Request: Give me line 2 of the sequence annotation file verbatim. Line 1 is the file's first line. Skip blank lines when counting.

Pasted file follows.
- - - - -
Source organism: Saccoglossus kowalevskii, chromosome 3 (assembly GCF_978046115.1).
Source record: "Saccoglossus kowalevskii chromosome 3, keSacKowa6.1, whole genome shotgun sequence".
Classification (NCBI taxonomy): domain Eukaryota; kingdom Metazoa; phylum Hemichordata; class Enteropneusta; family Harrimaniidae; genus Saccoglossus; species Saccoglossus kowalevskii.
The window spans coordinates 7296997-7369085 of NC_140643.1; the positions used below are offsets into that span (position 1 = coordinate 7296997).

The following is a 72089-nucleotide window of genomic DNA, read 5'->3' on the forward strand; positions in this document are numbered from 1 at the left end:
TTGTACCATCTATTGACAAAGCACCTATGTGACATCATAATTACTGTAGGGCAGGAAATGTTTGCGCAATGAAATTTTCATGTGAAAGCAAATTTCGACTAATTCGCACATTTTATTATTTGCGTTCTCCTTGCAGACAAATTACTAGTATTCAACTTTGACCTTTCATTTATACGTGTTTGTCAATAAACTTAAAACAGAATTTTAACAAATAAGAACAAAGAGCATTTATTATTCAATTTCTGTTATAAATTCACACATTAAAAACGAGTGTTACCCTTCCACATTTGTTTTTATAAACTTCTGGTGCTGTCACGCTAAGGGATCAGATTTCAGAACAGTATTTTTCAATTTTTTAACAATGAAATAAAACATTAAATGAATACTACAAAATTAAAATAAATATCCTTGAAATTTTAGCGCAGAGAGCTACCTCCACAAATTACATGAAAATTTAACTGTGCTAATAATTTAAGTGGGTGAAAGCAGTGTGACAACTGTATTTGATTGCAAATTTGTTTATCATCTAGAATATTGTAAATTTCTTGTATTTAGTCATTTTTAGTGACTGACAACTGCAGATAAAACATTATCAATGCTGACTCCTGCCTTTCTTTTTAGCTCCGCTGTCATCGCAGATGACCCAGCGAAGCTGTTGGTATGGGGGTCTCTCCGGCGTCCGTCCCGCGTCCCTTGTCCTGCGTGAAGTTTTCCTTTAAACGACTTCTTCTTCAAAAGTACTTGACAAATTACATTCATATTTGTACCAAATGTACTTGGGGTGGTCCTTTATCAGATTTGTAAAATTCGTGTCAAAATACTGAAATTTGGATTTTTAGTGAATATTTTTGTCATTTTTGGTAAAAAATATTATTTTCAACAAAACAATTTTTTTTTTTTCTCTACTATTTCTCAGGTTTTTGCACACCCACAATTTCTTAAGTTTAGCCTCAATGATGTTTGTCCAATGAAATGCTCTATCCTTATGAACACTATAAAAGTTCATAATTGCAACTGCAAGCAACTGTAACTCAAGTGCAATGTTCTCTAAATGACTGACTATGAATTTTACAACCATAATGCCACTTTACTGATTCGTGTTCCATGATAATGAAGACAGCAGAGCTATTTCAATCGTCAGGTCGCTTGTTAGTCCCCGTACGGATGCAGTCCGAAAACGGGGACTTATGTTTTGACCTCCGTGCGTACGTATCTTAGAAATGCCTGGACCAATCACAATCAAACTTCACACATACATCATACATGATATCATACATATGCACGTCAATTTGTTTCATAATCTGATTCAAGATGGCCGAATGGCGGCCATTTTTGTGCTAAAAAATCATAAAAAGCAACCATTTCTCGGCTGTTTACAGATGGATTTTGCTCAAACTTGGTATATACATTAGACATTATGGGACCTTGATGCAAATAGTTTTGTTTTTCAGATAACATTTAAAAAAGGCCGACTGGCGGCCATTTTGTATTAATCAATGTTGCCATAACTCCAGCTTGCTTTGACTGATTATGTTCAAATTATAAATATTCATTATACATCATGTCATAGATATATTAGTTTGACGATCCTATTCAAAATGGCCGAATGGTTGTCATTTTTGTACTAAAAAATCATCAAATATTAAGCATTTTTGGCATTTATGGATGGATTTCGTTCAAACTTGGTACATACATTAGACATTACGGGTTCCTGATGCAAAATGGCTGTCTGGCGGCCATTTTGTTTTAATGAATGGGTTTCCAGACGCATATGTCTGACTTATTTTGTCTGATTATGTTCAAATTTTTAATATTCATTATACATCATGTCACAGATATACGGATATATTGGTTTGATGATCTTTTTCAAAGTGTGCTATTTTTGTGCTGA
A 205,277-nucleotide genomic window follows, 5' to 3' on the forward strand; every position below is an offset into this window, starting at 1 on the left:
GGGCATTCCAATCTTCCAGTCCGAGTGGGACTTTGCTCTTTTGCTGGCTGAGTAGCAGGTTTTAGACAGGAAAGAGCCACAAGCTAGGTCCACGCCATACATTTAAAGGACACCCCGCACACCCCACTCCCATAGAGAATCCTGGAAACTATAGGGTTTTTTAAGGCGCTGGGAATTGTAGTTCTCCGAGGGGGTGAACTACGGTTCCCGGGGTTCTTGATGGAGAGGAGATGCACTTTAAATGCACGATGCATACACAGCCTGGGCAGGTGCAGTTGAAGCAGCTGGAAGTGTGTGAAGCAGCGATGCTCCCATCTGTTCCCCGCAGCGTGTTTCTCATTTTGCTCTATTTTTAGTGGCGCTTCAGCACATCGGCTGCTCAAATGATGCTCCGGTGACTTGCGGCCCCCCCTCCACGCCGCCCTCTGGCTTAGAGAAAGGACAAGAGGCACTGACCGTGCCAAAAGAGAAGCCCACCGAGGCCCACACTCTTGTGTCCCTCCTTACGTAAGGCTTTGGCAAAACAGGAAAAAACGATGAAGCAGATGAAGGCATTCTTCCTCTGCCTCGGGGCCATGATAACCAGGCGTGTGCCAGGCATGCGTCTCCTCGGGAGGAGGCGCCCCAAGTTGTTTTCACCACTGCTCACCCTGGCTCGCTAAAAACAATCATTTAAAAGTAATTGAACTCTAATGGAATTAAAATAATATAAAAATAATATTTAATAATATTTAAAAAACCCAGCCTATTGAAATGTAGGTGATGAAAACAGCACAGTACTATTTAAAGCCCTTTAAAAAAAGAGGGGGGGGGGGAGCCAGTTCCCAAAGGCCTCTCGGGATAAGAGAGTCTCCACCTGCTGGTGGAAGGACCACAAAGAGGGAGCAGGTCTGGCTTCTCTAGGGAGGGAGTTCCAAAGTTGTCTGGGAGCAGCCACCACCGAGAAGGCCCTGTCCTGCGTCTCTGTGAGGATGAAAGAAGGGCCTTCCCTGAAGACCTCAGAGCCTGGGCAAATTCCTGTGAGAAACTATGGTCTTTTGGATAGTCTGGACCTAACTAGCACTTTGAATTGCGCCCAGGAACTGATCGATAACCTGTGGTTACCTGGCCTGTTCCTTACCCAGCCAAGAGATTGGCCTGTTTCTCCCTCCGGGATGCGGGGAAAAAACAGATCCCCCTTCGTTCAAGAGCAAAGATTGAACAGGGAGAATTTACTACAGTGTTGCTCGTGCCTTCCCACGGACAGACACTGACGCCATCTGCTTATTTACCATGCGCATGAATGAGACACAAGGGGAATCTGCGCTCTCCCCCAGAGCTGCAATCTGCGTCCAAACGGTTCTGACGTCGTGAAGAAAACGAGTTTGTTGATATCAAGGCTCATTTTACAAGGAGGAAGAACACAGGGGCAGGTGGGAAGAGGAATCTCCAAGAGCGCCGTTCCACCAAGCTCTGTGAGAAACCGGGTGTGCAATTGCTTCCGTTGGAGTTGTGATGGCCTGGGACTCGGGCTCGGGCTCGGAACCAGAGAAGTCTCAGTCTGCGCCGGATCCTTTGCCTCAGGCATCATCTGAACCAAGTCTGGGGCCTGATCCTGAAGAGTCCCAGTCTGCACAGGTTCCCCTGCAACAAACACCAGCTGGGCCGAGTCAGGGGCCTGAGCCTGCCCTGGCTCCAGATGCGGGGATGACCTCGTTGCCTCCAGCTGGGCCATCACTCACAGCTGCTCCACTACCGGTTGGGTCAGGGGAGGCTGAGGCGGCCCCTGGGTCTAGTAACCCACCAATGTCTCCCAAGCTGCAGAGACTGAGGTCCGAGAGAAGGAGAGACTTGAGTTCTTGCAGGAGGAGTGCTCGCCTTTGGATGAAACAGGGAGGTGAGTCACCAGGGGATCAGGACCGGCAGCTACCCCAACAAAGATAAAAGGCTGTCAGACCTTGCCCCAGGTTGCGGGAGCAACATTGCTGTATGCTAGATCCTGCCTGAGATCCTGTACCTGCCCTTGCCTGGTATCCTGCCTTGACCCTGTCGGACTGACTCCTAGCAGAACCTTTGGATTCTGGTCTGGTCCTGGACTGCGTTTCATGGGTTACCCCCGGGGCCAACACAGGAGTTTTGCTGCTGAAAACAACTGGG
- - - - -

Source record: "Saccoglossus kowalevskii chromosome 3, keSacKowa6.1, whole genome shotgun sequence".